Perhaps the first person to write about Utopia was Plato. Plato (427-347 BCE) never used the word utopia, but in his book The Door of Justice, also known as “The Republic of Plato”, he discusses Socrates and his disciples talking about justice. In this conversation, “Socrates” tells his disciples:
Justice, or equilibrium, can be achieved in an individual when he or she lives in a balanced or justice-oriented society.
Plato then, like Socrates, discusses the society of justice and explains its conditions. The idea that “a healthy human being is realized in a healthy society” is the basis of “socialism”: the effort to reform social institutions takes precedence over the effort to achieve the ideal human being.
Centuries later, in 1514, Sir Thomas Moore wrote a book called Utopia, using the word for the first time, which is a combination of “eu” meaning “good” and “topia” meaning “place”. Translators have used equations such as “utopia”, “nowhere” and “utopia” for the word “utopia”. In Sir Thomas Moore, Utopia is the name of an imaginary island in the Atlantic Ocean where “healthy societies” exist and justice, prosperity and love prevail.
Throughout history, the idea of the utopia has led charismatic leaders to mobilize the masses for revolution and war, and to carry out killings and repression. Examples of these historical events were the assassination of Maximilian Robespierre in 1793 (after the French Revolution), the Nazi and Fascist rule in Germany and Italy, and finally “Stalinism” in the Soviet Union after the 1917 revolution. These historical events have led many thinkers to warn that “the promise of utopia is the beginning of the dystopia.” Every government of repression and terror mobilizes the masses with the promise of the utopia, and the utopia is justified for crimes that would otherwise be unjustifiable.
Unlike socialism, which prioritizes justice, “liberalism” prioritizes freedom, and liberals believe that the most important human virtue is freedom, and that for no reason (even building an utopia) should the privacy of individual liberties be violated.
“Karl Popper (one of the leading theorists of liberalism) says:
If I am chosen to choose between justice and freedom, I will choose freedom because in some unjust free society I have the freedom to defend justice, but in a society that has taken my freedom in the name of justice, if justice is not done, I do not have the freedom to protest!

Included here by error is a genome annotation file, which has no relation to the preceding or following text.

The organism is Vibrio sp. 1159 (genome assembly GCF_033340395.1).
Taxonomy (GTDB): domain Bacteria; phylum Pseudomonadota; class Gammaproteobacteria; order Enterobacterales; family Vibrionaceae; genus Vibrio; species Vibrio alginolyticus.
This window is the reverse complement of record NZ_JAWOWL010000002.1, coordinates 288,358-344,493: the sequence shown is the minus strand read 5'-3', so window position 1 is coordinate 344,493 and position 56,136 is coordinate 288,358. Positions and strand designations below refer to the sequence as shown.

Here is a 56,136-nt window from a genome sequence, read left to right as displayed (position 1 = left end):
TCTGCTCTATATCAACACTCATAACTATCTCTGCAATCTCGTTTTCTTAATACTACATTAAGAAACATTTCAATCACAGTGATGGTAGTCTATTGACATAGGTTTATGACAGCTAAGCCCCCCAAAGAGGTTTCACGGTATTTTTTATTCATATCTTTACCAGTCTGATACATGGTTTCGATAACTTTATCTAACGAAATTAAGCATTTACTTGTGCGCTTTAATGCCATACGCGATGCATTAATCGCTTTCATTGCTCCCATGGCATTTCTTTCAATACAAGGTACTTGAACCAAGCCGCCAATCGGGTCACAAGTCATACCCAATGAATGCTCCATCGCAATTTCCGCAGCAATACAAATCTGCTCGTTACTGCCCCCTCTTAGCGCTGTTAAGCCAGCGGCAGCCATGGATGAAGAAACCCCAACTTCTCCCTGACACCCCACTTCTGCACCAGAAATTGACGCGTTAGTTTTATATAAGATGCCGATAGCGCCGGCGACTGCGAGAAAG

In the twentieth century, after the establishment of Stalinism in the Soviet Union, many writers and filmmakers created works depicting a “ruined city” (dystopia), a ruined city deprived of justice, construction, and freedom of choice.
George Orwell was the initiator of this trend in the novels “Animal Farm” and “1984”. After him, Aldos Huxley wrote The New Bold World and Christopher Frank wrote the novel Mira, and Truffaut made the film Fahrenheit 451.
Although these works contained truth, the camp of capitalism used them extensively during the Cold War for the purpose of “communism phobia.”
The “Red Fear” was at its height in the 1950s, and the US government suppressed it by suppressing any tendency toward socialism. In 1947, President Truman ordered an investigation into personal life of three million government employees in terms of their inclination towards communism!
The Anti-Communism Committee was particularly sensitive to academics and filmmakers, and for example, ten screenwriters and directors who refused to be interrogated by the Committee were imprisoned!
Republicans accused the Democrats of socialism in order to win over the Democrats in most presidential elections, and incited votes by inciting “red fear.”
In 1950, Wisconsin Republican Sen. Joseph McCarthy launched the Anti-Communist Jihad.